As for the year’s influence on his work, Olsen believes it had less effect on his style than his approach to taking photographs. “It’s hard to say if my work has changed much thematically because I spent more of 2016 making work for clients,” explains Corey. “But my commissioned work has influenced how I make commercial work. I’ve been making more one-off images; I’ll have an idea or something I’d like to explore and spend a lot more time planning, sourcing, executing, and articulating it into one picture.”
David Brandon Geeting did a little bit of everything this year, from publishing South Korean Nature Photography, a photo book that unsurprisingly depicts the South Korean landscape (although not limited to nature) to shooting editorials of women eating toast made with a Selfie Toaster for fashion platform YouDoYou. The photographer also began a continual photographic exercise titled Neighborhood Stroll, where Geeting walks around and photographs Greenpoint, the Brooklyn neighborhood he resides in, while posting everything he shots onto his Instagram feed.
“I made more work this year than I ever have and I made more diverse work this year than I ever have. I stopped taking corny editorials just for cash and focused on my personal work,” tells Geeting. “My frustration with Donald Trump and the populist (White supremacist) movement that is sweeping the world right now has made me eager to create more frequently and more radically, if for nothing else than to express my first amendment rights in a way that doesn’t suck.”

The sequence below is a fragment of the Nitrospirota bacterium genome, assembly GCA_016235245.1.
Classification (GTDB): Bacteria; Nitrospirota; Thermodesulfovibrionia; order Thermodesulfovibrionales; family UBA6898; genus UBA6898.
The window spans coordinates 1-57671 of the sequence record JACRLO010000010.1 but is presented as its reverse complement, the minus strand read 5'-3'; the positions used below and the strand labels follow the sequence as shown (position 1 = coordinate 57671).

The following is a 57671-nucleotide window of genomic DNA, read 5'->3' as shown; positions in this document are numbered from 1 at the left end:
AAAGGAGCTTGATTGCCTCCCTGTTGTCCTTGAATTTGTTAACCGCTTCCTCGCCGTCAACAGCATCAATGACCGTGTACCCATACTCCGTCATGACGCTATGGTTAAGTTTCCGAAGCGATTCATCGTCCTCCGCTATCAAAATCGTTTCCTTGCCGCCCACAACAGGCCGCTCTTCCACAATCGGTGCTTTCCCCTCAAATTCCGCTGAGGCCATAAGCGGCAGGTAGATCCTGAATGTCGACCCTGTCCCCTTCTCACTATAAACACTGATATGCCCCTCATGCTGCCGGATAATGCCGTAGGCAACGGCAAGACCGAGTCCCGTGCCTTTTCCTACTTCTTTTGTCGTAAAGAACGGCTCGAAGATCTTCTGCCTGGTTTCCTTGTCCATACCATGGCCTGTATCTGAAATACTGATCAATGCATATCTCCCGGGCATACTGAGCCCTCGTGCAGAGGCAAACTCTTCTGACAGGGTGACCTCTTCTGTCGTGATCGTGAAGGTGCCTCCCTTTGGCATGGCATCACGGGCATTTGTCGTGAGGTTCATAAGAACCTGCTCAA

“It’s hard to make art about politics that’s genuine and doesn’t fall short of getting your point across, but maybe someday I’ll succeed at it. In the meantime, I’m just going to continue cranking out the weirdest shit that comes to me.”
As hard as it may be to make compelling political art, photographer Henry Hargreaves did an incredible job with A Year of Killing. A follow-up to his previous project No Seconds, Hargreaves documented the final meals of every inmate executed by the US government this year. The project combines stunning food images, a diary-like profile of the inmates’ requests and background, and a perpetually ticking clock telling how long it’s been since the meal of that particular inmate was served, compiled together on a visually enthralling website.